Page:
The linkage of the Disney empire with the rise of a chess champion in Uganda in Queen of Katwe might at first seem as unlikely as the marriage of Winnie the Pooh to the Little Mermaid. But such unions are craved by Hollywood, which is under fire for its lack of female characters and absence of "diversity".
The inner tale of how the movie was signed off would make a fascinating screenplay.
Key players appear to have been Oscar- winning Lupita Nyong’o (12 Years a Slave) and Oscar-nominated Mira Nair who were offered a film that allows the Disneyesque framework of the sporting underdog triumphing through will and stamina – but not in an entirely African context. Expect complaints that the Africa in Queen of Katwe is portrayed not as a wildlife sanctuary but as a confusion of corruption, theft, gangsterism, disease, failure and unceasing labour to survive.
Disney likes to think big — so for it to risk assets on what in world terms is a minute film (neither superhero nor CGI driven) is brave. It works by a vast array of family and community entanglements; yet it’s wholesome (as it must be, given the brand).
The plot is simple. A young girl raised in Katwe (one of Kampala’s worst slums) unceasingly looks for a way out. She is a real person, Phiona Mutesi, who learnt the game and achieved the honour of being declared a woman candidate master at several international chess Olympiads. She will, one senses, become a grandmaster, up there with those minds who can see 20 moves ahead. She is still a child, her tale initially told by a sports magazine.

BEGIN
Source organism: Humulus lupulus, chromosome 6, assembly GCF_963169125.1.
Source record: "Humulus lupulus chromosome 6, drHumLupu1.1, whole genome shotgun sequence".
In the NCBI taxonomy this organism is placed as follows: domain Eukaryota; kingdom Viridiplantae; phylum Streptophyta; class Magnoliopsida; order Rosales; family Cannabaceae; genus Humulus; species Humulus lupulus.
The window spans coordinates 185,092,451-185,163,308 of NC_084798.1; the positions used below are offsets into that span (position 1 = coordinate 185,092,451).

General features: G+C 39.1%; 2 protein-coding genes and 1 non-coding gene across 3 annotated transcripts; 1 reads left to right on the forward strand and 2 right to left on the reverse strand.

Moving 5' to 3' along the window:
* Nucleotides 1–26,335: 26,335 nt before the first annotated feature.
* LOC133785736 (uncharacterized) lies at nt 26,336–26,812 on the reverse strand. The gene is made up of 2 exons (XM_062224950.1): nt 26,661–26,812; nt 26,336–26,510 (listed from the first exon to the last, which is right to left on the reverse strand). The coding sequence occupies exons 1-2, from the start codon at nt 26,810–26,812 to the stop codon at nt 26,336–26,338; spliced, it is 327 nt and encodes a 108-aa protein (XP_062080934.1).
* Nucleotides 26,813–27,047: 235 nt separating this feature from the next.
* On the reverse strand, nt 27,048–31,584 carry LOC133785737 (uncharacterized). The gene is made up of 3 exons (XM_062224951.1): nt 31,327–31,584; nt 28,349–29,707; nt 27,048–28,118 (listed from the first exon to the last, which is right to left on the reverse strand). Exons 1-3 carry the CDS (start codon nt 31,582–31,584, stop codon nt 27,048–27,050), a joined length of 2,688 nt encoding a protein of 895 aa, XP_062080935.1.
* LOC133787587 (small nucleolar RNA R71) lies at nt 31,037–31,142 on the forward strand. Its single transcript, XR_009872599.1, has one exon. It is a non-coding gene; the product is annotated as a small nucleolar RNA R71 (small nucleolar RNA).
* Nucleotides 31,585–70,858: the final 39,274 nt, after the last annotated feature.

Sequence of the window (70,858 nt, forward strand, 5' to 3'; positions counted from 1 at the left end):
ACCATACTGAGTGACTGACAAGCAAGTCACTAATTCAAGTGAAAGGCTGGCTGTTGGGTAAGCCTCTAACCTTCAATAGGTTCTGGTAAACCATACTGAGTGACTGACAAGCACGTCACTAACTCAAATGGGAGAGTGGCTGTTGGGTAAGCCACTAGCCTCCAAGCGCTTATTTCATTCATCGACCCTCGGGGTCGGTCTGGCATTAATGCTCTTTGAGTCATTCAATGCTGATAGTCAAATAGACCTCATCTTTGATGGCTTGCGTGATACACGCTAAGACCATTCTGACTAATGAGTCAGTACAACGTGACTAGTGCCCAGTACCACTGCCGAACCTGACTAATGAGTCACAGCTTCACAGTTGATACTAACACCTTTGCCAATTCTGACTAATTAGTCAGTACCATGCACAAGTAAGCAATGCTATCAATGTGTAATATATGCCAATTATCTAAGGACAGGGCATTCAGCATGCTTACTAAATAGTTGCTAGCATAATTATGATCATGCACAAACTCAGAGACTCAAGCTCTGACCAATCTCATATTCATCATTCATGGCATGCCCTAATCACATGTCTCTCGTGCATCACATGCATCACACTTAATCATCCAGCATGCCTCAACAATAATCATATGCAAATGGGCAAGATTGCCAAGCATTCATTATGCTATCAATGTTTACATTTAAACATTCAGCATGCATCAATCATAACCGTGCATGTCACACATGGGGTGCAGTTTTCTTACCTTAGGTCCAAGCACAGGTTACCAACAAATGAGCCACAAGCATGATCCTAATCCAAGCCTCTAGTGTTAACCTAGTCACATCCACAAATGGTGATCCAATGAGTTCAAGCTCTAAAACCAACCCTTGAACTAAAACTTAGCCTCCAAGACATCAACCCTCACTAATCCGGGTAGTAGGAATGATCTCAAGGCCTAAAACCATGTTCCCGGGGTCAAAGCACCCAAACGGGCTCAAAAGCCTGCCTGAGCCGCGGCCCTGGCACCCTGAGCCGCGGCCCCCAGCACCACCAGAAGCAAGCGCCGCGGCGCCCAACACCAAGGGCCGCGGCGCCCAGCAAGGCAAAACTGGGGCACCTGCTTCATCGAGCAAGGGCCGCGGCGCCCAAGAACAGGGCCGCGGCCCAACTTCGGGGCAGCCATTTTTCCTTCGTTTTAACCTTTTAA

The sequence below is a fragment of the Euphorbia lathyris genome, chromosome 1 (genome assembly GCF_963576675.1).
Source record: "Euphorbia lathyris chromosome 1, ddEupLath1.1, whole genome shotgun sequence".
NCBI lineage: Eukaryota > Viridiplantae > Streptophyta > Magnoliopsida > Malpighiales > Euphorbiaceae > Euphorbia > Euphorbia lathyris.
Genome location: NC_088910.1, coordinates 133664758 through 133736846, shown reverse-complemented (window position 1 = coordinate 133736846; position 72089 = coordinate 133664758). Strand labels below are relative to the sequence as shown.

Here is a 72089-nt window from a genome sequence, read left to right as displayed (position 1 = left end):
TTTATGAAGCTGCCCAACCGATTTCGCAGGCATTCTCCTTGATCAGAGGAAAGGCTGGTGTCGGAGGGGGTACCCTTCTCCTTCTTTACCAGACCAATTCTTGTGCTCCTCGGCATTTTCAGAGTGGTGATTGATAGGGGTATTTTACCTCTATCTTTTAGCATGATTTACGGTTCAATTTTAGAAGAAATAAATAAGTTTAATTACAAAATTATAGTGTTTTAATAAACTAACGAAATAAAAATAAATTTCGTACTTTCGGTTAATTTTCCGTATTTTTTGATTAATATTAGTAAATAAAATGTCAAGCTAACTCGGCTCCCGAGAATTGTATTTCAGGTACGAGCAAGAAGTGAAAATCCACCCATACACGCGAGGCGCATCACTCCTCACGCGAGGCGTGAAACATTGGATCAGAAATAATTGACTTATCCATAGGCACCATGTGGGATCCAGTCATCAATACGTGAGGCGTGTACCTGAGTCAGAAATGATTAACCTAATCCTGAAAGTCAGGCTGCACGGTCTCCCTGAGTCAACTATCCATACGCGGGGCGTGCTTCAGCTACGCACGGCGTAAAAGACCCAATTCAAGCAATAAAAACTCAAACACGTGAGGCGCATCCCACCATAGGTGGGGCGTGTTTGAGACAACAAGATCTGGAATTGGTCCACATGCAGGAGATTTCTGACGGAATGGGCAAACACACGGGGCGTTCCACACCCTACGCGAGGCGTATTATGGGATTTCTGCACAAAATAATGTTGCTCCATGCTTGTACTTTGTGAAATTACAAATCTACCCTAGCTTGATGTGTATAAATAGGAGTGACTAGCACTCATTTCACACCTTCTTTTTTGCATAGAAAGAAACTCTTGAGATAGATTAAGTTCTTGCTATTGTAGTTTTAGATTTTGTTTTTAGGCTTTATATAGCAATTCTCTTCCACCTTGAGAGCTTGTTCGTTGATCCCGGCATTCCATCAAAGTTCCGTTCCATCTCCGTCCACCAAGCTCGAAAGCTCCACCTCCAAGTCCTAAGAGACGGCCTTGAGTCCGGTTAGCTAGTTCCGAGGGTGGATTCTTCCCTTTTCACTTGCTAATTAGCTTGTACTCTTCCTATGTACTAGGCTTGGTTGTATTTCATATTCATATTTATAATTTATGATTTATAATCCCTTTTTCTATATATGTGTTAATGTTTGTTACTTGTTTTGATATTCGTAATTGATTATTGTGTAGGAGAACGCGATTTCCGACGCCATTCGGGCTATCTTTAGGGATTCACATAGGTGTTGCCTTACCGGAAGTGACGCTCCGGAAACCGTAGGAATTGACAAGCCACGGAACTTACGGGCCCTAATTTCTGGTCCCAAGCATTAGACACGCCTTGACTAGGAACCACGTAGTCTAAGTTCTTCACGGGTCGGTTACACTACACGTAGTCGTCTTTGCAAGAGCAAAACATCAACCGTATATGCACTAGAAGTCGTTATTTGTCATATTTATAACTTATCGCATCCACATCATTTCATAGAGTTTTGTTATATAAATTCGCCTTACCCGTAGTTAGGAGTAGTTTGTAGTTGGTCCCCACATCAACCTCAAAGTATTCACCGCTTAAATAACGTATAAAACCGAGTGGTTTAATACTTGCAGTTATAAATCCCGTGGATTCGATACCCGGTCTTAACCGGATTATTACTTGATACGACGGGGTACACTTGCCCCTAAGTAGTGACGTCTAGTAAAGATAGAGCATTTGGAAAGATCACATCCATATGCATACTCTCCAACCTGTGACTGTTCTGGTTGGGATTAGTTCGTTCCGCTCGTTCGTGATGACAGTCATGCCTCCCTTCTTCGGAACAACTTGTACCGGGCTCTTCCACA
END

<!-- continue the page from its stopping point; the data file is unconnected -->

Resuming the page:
Madina Nalwanga, as Mutesi, is the real star. Whether her character is fictionalised or not, she dominates the screen — even eclipsing Nyong’o and David Oyelowo, who are professionals.
Mutesi’s lot is to leave school (where she excels) and tramp the Katwe market seeking to sell produce to provide food for the family (her father is recorded as having died of an Aids-related illness and one sister dies onscreen; this is not middle America).
All around her Ugandans flock (they helped make the movie) so that we have a general portrait of shack-lands. Maurice Kirya and Ntare Mwine have minor roles.
Her rescuer is Robert (Oyelowo), who trains schoolchildren in soccer and chess. The embittered mother (Nyong’o) does not approve. But Mutesi — having been taught the elements of this ancient and excruciatingly cruel game — learns ever more, achieving the kind of grasp that enables her to understand the need to plan and strike, symbols of her inner state.
Her journeys outside Uganda to participate in Olympiads reveal an entirely new world to her — which I find a little iffy, as she has been yearning to escape since early childhood, and the vistas, some seen from the windows of airliners, reiterate the backward Africa of Tarzan movies. But the brilliant photography of Sean Bobbitt lends an unearthly luminousness to almost every scene. We, too, feel we are flying high for the first time.
Notably, several SA films are on simultaneous release. An Afrikaans drama set in the 1960s, Noem my Skollie, has achieved most critical notice. It, too, is mandated on an outsider who redeems himself (by learning to write). It appears to have a redemptive climax. Few serious films break that tradition.